Two Future Engineers Challenge Winners Selected

Oct 22, 2015

Two students from California — eighth grader Ryan Beam and sixth grader Emily Takara — were selected earlier this month as the winners of the Future Engineers 3D Space Container Challenge, a competition that asked students between the ages of 5 and 19 to design 3D models of containers that could be used for various purposes in a microgravity environment.

Now in its second year, the Future Engineers 3D Space Challenge series was created to inspire elementary, middle and high school students to become young innovators and engineers by enabling them to design 3D models that could potentially be manufactured in space. The ASME Foundation and NASA partnered series is hosted on, a newly founded open innovation platform for K-12 student challenges.

Ryan Beam, an eighth-grade student from Scotts Valley Middle School in Scotts Valley, Calif., was the grand prize winner in the Teen Category of the Future Engineers 3D Space Container Challenge. Beam's winning entry, ClipCatcher, was designed to enable astronauts to cut their nails without having the clippings disperse throughout the compartment. Photo of Ryan courtesy of Amy Beam.

Beam, a 13-year old student at Scotts Valley Middle School in Scotts Valley, Calif., took top honors in the Challenge’s Teen Category with his entry, ClipCatch, a small rectangular device that helps solve a major problem that astronauts face when they clip their fingernails in space — namely, keeping the nail clippings from floating throughout the cabin. Using ClipCatch, an astronaut would simply insert a finger through a hole in one end of the container and place the fingernail clippers through a hole at the other end. Once cut, the nail clippings are trapped in the container. Beam will receive a trip to Los Angeles for a one-on-one tour of the Space Shuttle Endeavor with an astronaut and a VIP tour of Elon Musk’s SpaceX headquarters.

Emily Takara, a sixth-grade student at John F. Kennedy Middle School in Cupertino, Calif., designed the Flower Tea Cage, a small, plastic sphere-shaped cage that astronauts could use to brew and drink tea in space. Takara was the winner of the competition's Junior Category. Photo of Emily courtesy of Corinne Takara.

Emily Takara, an 11 year-old student at John F. Kennedy Middle School in Cupertino, was named the winner of the Junior Category, for students aged five to 12. For her entry, the Flower Tea Cage, Takara designed a hand-held, plastic sphere-shaped cage that astronauts could use to brew and drink tea in microgravity environments, where liquids naturally form spheres and adhere to other upon contact.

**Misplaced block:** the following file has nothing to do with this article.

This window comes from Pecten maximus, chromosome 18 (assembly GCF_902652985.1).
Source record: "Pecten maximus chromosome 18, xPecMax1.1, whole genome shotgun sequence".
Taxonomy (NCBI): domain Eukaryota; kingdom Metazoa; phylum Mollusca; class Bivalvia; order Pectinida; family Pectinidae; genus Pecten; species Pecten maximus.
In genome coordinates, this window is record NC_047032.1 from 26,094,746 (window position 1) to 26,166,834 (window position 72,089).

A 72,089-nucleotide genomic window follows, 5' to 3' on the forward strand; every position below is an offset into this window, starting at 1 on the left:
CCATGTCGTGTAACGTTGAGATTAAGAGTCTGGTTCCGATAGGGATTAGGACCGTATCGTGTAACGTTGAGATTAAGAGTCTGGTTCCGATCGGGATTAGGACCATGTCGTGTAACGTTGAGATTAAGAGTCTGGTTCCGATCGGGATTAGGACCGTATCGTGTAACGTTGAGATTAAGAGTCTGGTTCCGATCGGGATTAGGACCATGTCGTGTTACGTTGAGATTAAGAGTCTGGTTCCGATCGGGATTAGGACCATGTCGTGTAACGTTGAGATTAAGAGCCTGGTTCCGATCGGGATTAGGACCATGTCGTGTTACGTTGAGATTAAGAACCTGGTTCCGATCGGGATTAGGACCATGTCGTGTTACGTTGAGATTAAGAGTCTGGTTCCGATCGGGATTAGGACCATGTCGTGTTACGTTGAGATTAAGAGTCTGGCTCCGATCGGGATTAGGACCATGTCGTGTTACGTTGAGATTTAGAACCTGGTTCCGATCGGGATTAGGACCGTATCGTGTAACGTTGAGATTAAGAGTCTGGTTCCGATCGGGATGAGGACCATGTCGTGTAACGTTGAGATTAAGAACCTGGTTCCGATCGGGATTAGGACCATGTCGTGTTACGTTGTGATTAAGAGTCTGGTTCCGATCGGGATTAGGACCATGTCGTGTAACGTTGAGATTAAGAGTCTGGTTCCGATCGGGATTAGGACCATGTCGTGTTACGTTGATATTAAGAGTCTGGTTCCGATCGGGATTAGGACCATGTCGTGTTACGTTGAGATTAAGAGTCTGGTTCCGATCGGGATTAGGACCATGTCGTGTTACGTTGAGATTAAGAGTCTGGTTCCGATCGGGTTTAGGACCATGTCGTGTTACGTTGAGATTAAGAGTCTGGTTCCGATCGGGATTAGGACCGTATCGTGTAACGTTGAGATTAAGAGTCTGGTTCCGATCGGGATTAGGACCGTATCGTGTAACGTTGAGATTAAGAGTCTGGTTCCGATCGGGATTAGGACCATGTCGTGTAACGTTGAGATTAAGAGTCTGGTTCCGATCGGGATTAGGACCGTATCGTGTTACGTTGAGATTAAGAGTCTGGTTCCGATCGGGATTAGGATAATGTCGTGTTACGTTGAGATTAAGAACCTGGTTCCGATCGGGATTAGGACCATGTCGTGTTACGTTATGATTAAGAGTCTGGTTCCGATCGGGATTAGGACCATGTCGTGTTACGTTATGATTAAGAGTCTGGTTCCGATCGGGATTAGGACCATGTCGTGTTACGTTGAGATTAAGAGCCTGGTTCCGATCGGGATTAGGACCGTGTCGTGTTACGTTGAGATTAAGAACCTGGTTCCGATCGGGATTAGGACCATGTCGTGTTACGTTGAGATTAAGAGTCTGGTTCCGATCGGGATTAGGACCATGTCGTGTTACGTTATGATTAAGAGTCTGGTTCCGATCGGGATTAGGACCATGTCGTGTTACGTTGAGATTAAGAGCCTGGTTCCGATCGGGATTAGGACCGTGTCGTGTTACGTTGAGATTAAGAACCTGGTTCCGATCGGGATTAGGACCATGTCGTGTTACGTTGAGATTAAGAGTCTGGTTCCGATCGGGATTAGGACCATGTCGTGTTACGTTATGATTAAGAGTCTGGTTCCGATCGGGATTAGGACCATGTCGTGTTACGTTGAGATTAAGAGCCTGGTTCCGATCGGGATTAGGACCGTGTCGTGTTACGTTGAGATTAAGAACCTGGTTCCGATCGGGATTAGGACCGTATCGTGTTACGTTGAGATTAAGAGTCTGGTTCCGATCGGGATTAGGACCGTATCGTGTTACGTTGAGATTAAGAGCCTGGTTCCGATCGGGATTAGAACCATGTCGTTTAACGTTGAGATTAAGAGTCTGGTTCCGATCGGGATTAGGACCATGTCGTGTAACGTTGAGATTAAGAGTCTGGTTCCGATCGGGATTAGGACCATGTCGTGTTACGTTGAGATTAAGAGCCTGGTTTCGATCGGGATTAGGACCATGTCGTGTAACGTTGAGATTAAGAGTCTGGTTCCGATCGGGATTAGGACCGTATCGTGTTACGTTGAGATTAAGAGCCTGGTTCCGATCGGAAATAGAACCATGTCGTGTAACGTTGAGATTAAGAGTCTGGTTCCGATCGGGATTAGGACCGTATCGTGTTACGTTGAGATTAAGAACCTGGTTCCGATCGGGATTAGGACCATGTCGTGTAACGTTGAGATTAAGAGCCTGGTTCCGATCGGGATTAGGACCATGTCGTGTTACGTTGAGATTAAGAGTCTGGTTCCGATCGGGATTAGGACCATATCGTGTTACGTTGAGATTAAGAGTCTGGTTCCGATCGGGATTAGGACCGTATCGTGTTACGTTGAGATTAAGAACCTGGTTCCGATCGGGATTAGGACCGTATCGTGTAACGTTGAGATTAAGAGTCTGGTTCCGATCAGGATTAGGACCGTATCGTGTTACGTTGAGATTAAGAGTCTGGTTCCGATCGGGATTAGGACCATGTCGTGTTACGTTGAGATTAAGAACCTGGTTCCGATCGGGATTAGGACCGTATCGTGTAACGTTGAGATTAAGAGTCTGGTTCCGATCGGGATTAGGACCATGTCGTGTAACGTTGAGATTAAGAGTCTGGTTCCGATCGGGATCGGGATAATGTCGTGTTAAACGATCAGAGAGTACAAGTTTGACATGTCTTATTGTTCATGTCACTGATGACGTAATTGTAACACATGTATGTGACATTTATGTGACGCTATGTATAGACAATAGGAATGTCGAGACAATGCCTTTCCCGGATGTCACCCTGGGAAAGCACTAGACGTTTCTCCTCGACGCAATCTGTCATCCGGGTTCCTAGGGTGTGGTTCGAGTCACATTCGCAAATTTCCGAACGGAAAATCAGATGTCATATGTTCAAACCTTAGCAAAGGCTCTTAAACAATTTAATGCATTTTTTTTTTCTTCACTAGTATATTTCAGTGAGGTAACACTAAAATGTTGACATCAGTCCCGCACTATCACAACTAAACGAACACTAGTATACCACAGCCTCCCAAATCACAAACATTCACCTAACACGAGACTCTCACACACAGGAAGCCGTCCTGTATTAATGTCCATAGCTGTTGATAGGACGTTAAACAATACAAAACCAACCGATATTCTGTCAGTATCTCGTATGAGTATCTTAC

Participating in the 3D Space Container challenge was both an enjoyable and thought-provoking experience for Takara, who won a 3D printer for her school as grand prize winner in the Junior Category. “I really liked this Challenge,” she said. “It makes you think at a whole different level. I learned sometimes you have to abandon one design and take another path. I spent a lot of time working on one design. Then I changed my idea and started working on something very different. I was reluctant about changing my design because I had invested so much time into it. Once I got started on my new creation, I began to enjoy it and was having lots of fun.”

Six other finalists in the competition each received a scholarship to Space Camp in Huntsville, Ala. The finalists in the Teen Category were Heather Mercieca of Monrovia, Calif., for her entry ECOntainer mini-ecosystem for ants and plants; Geoffrey Thomas of Westford, Mass., for his entry Expandable Container for storage of trash or lunar materials; and Rajan Vivek of Scottsdale, Ariz., for his Hydroponic Plant Box, which would enable plants to be grown in space without soil. In the Junior Category, the three finalists were Sarah Daly of Columbia, Md., for her Fly Feeder 7.0 fruit fly keeper; William Van Dyke of Houston, Texas, for Space Terrarium V.4; and Vera Zavadskaya of Verona, N.J., for her Aquarius mixing canister.

The judging panel for this year’s Future Engineers Challenge was comprised of Astronaut Nicole Stott; Niki Werkheiser, in-space manufacturing project manager at NASA; Sanjoy Som, systems engineer, Flight Systems Implementation Branch, NASA Ames Research; and Mike Snyder, chief engineer at Made In Space Inc.

For more information on the Future Engineers program, or to see each of the 3D Space Container Challenge entries, visit